Duffy battling tide in Donegal

With Antrim surprised by Westmeath in the Leinster championship preliminary round, then well and truly hammered by Limerick in the All-Ireland qualifiers, it’s time to ask: wherewith Ulster hurling?

Is the small ball game becoming the almost exclusive preserve of Munster and Leinster (now that Galway have moved house)?

Not if Paddy Duffy has anything to do with it — and he does. A Dub by way of Good Counsel but now long domiciled in Letterkenny, Paddy is the manager of the Donegal minor hurling team and a man on a mission — to spread the gospel of hurling.

Saturday’s 2-16 to 0-6 loss to Roscommon in the All-Ireland MBHC quarter-final was not seen as a setback, more a sign of progression considering where they have come from.

And while he’s not quite working in a desert he does openly acknowledge that he has his work cut out for him.

“Whatever happens at county level has to come from club level first and that’s what we’re trying to do in Donegal, develop the game within the clubs, expand the number of clubs playing hurling,” he said.

“We have eight clubs now at most of the age groups but the younger age-groups have 10 or 12, so that’s progress. At county level then we made a conscious decision to make a step-up from All-Ireland C to All-Ireland B anywhere we can — U15, U16, minor — just to try and play at a higher level.

“Sometimes that works out, sometimes it doesn’t but this is the approach we’re taking. The current minor team, for example, won the All-Ireland U16C reasonably comfortably two years ago and we felt there was nothing to be gained from sending them off to the minor C again. We said we’d have a go at the minor B championship, see how we do, take the plunge and see what we learn.”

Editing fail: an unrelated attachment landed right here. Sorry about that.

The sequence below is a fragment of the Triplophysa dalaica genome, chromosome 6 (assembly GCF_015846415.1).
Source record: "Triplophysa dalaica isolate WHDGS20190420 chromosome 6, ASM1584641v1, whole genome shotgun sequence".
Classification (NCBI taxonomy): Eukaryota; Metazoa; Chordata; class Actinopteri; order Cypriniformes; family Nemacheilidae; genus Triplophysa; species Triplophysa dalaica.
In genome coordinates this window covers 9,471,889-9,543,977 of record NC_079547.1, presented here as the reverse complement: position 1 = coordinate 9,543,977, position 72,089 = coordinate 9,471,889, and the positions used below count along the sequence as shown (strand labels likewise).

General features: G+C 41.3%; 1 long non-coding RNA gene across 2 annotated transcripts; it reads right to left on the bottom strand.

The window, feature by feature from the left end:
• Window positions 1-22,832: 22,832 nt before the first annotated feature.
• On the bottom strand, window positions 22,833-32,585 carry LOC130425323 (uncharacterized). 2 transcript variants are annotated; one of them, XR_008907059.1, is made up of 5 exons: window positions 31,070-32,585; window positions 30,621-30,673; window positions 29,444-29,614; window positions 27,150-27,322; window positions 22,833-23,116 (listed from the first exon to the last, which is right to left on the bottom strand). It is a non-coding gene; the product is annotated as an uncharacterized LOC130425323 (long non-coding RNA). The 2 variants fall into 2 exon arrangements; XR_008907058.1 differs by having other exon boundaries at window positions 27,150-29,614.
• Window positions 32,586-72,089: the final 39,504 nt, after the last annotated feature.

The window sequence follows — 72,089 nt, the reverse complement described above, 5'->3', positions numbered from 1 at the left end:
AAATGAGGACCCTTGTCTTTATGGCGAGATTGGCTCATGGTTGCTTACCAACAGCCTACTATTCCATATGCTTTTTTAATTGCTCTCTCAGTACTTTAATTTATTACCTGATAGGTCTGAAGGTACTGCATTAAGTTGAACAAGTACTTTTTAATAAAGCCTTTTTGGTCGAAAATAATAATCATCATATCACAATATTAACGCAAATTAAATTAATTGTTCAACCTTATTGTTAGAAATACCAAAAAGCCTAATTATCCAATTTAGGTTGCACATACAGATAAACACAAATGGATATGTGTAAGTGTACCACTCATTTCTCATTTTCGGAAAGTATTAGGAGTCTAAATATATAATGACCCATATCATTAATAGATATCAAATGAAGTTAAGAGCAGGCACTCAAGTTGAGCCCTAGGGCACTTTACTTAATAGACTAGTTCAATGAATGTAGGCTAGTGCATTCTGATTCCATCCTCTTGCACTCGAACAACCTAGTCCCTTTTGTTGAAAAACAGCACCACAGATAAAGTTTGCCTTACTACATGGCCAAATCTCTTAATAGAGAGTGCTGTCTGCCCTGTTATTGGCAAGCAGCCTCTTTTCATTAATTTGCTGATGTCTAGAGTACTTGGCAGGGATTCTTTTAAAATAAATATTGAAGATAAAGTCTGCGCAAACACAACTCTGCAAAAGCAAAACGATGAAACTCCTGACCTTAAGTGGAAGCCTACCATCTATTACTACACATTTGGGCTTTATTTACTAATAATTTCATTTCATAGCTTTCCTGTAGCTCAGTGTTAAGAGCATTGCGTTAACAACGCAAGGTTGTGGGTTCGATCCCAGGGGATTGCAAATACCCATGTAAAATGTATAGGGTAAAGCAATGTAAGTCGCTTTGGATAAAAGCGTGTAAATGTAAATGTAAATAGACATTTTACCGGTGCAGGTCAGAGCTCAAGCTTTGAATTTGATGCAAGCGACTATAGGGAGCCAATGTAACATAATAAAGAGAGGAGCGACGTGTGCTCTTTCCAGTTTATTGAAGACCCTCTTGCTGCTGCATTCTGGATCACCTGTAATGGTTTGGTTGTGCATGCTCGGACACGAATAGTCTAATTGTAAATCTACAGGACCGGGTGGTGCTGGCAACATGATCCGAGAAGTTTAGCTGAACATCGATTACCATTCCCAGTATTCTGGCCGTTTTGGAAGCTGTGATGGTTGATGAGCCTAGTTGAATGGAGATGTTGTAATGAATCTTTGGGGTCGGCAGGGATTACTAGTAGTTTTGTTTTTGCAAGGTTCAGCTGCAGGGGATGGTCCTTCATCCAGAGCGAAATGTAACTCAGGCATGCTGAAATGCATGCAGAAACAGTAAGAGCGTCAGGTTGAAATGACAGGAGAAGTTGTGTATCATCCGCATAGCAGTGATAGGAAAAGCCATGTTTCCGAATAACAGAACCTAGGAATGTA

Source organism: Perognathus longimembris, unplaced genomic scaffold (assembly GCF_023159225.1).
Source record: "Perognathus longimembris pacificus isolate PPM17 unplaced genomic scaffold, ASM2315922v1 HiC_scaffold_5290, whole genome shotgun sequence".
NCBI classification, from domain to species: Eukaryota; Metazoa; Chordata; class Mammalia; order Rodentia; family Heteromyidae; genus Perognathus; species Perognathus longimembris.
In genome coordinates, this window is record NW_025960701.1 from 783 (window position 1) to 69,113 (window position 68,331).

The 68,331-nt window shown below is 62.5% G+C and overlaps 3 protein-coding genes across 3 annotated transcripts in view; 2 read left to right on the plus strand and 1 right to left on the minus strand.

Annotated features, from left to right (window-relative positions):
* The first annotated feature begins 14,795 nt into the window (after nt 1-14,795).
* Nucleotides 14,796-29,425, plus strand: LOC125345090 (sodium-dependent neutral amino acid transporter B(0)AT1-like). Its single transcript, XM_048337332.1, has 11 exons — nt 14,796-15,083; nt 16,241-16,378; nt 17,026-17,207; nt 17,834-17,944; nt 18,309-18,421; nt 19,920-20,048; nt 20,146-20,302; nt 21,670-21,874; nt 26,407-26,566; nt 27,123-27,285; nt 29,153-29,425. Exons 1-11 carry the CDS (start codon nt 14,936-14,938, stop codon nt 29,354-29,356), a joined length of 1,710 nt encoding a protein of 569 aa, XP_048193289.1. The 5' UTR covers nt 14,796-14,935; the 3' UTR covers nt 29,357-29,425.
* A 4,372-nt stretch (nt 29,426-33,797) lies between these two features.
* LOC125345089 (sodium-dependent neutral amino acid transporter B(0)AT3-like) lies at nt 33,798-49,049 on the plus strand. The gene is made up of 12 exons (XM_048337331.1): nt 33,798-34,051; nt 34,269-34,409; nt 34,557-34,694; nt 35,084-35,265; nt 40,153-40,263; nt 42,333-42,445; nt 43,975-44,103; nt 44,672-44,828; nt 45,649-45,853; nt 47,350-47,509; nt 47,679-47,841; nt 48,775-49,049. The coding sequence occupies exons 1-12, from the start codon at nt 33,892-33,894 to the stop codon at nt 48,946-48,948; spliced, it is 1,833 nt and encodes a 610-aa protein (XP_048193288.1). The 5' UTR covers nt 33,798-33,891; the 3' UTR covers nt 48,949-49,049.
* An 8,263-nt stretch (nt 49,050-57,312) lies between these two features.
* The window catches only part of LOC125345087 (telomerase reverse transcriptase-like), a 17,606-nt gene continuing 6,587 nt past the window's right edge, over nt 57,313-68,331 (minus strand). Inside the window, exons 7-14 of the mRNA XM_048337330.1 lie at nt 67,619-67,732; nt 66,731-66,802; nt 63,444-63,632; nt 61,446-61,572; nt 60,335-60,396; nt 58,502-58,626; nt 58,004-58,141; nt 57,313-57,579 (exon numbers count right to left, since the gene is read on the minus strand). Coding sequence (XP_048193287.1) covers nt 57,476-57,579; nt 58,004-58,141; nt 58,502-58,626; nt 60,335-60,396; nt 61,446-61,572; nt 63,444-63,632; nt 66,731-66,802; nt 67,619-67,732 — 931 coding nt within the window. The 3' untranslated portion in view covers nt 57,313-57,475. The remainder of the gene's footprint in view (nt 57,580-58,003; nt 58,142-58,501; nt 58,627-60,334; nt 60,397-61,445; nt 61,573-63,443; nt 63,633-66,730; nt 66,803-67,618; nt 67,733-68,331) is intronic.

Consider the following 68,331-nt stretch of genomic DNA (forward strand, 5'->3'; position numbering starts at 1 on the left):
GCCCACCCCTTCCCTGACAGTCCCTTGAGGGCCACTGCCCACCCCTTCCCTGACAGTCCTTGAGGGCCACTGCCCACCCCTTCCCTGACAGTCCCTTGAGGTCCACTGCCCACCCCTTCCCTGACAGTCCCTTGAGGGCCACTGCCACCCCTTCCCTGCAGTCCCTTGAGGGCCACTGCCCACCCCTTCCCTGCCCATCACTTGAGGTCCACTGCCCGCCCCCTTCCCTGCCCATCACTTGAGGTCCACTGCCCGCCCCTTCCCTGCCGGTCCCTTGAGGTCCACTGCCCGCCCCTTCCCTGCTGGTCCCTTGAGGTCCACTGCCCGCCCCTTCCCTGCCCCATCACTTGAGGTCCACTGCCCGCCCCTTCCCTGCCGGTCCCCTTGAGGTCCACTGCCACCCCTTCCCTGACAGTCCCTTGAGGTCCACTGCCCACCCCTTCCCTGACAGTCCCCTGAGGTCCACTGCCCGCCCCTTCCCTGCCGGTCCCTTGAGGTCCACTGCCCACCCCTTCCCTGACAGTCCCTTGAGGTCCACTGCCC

The biggest problem faced by Duffy in his attempts to grow hurling, however, is Gaelic football. Not so much resistance from the various county boards as resistance from an unlikely source, the players themselves.

“The county board has been fully supportive of our efforts but the reality is that for the boys themselves football is number one. If the football management at minor level say they want to have a training session right now, the players will come; with us it’s not like that but that’s the reality of being the second sport in a county. From time to time we struggle with that, to put out our best side, but we’re getting full co-operation from the board.

“For the minor hurling this weekend for example there’s a clash with an U17 football blitz from which next year’s minor panel will be chosen but the selectors have told all the dual players to go with the minor hurling team — that’s a very positive gesture from them.”

All that work should result in the growth of a few new hurling clubs in the county, says Duffy, clubs that will challenge the dominance of the great Burt club.

“Burt are still the strongest but not as much as before. Ten years ago no one would come within 15 points of them; in the last three years three different clubs have won the senior championship — Burt last year, McCool’s and Setanta.

“My own club, St Eunan’s, are hoping to make the county final this year.

“We have some outstanding players [in the county] but they’re nearly always dual players and when football makes demands, that’s it.”

And that is it. The GAA have two field sports, two competing field sports, and where one thrives, the other is throttled.


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